Date first published: 18/10/2022
Key sectors: energy; military; economy
Key risks: policy; economic
On 5 October OPEC+ members, spearhead by Saudi Arabia, decided to cut oil production in a bid to raise falling prices. Non-OPEC member countries, including Russia, are part of OPEC +. The United States (US) immediately responded by accusing the Saudi-led OPEC of aligning with Moscow. While the decision will indirectly help Russia fund its war in Ukraine, the merits of the US claim are debatable. Rather than an alignment with Russia, the move to cut oil production signals a recalibration of Riyadh’s foreign relations towards a middle ground, where interests trump allegiance to any given side.
Why it matters
The decision to slash production was the latest episode in deteriorating US-Saudi relations. US officials had reportedly asked their Saudi counterparts to delay the decision for a month to mitigate the impact that it could have on the Biden administration during the November midterm elections.
Although Riyadh has claimed that the decision was purely economic with no political motives, bilateral ties are expected to be affected. Following the announcement, President Joe Biden vowed to review US-Saudi relations and lawmakers called for the withdrawal of troops and missile defence systems deployed in the Arabian Peninsula and for a freeze of US arms sales to the kingdom.
Saudi Arabia has been a cornerstone of US policy in the Middle East. However, with Washington recently showing signs of disengagement, this latest confrontation risks accelerating the redrawing of the geopolitical map in the region.
Along with Israel, Saudi Arabia is the historical and critical US partner in the Middle East. Diplomatic, economic and security ties with the US have underpinned the kingdom’s development. Riyadh has heavily relied on the security provided by Washington against its regional rivals in exchange for a steady supply of oil and political and logistical support for US policy in the region.
Since the assassination of Saudi journalist Jamal Khashoggi, allegedly at the behest of Mohammed bin Salman (MBS), de facto ruler of Saudi Arabia, the US political establishment has increasingly expressed disapproval of US affiliation to Riyadh. During the 2020 presidential campaign, then-candidate Biden took a staunch position against the kingdom and called for a re-evaluation of the relationship.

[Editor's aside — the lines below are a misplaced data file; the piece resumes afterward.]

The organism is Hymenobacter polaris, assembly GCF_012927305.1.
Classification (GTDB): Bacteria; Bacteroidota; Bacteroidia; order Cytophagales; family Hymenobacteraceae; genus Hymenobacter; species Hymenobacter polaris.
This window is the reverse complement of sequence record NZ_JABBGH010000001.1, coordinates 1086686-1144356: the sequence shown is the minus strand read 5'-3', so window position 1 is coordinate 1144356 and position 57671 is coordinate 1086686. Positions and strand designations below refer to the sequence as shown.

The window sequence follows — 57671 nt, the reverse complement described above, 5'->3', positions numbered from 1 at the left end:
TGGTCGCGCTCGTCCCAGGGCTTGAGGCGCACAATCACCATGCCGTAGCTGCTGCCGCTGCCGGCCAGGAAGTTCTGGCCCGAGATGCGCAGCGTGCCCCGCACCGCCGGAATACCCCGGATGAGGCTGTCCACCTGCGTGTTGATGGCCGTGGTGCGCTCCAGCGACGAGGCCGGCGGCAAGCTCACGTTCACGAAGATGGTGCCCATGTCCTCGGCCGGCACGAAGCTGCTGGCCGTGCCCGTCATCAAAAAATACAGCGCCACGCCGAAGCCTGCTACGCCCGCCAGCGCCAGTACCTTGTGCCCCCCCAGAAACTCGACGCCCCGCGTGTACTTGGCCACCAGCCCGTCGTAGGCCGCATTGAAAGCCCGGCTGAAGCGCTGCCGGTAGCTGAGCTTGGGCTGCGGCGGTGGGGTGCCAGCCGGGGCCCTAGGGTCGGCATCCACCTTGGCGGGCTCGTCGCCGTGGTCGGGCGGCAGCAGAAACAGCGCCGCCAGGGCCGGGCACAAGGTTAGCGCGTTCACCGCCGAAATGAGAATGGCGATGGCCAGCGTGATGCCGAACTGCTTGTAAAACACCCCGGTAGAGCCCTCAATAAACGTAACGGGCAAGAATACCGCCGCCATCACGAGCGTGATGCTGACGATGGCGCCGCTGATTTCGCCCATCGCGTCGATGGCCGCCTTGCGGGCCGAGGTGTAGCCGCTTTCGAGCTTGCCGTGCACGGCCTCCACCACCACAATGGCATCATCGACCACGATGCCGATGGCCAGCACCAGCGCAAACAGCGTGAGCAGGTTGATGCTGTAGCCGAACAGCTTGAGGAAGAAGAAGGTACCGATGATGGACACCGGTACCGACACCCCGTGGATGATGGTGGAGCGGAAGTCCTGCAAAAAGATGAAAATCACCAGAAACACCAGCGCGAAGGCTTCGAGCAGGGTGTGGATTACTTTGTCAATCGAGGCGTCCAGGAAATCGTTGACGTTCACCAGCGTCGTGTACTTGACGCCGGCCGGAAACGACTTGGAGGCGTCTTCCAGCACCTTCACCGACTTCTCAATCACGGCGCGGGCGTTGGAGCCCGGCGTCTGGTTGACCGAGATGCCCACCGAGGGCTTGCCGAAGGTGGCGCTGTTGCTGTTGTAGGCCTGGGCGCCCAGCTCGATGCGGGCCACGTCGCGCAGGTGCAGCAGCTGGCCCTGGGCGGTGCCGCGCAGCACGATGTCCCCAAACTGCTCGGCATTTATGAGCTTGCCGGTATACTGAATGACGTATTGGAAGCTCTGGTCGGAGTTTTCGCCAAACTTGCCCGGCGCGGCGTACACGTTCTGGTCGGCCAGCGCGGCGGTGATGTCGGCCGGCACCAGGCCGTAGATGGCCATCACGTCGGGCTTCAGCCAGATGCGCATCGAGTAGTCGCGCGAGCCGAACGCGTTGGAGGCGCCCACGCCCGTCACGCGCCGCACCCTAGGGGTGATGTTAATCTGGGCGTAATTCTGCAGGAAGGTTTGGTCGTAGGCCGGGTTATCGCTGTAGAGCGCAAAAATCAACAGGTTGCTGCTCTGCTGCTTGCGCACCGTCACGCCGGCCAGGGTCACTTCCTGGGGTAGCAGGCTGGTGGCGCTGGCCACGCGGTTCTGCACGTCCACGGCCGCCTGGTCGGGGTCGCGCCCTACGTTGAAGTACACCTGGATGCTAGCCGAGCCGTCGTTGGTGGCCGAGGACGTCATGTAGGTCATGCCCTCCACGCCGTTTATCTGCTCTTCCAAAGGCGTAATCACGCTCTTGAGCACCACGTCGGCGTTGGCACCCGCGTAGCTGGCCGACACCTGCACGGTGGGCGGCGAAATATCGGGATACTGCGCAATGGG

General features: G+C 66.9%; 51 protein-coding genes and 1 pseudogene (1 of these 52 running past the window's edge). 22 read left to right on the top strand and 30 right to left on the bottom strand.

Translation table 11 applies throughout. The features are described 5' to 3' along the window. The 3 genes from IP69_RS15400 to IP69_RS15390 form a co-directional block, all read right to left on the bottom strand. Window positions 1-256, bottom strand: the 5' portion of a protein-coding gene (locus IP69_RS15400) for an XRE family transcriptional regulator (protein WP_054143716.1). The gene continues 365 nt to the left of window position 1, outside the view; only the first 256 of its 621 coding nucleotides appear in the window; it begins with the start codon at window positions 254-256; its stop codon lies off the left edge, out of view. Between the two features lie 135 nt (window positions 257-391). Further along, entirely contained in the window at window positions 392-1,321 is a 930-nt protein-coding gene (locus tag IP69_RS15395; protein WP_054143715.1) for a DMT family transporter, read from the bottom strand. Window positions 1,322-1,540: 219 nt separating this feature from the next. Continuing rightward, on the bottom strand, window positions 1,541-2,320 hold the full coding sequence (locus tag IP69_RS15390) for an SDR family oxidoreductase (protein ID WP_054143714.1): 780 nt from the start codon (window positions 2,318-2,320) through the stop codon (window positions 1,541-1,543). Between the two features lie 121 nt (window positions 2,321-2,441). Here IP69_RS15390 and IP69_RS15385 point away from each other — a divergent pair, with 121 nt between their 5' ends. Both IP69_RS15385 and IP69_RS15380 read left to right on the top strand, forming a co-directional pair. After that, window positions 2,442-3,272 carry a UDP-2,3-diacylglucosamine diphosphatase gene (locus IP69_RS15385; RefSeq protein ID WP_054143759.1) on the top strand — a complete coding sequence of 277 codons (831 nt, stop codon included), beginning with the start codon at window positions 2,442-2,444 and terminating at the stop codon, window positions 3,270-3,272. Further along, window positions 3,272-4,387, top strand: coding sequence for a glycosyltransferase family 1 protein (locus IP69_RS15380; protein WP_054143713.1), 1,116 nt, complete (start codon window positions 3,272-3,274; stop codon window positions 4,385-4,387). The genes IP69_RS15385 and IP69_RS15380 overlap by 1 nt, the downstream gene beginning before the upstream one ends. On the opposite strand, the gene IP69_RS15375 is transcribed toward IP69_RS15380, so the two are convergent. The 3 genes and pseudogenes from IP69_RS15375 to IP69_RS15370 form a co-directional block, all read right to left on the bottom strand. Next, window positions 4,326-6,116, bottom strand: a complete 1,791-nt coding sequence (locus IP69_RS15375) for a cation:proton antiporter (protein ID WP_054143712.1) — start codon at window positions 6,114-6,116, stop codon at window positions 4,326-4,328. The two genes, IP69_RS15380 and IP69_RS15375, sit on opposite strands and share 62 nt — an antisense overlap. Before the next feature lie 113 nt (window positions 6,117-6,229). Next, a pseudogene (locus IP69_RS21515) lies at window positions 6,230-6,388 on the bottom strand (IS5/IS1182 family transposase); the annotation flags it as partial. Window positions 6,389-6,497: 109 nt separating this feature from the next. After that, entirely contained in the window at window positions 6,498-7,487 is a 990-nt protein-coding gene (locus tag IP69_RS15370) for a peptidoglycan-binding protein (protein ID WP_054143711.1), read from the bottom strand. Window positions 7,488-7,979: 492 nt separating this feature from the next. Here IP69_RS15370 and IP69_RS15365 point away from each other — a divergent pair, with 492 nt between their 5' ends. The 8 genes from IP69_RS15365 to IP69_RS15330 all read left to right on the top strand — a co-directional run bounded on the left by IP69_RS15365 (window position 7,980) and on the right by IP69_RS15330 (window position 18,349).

Saudi Arabia is likely to re-assess its security policy given its declining confidence in the US’s commitments in the region. The recent erosion of bilateral ties has undoubtedly forced the Saudis to recognise the negative implications of overreliance on US support for its security.
For Washington, any change in the relationship would have to balance the desire to send a message to Riyadh with the value the Saudis provide in advancing US security and economic interests. However, given the risk of losing stable staging points for military operations and a steady buyer of US arms weighing heavy in the balance, Biden is unlikely to take measures that would lastingly alienate the Saudis.
Riyadh may well realise that its long-term security and economic interests will be best served by building and strengthening alliances outside of the US’s sphere of influence. Saudi diplomats have recently been quietly trying to restore diplomatic ties with Iran – its main regional rival. It appears that the kingdom – once uncompromising towards Tehran – now sees promise in diplomacy. Improved ties with Russia and the latest OPEC+ decision is testament to this fresh approach.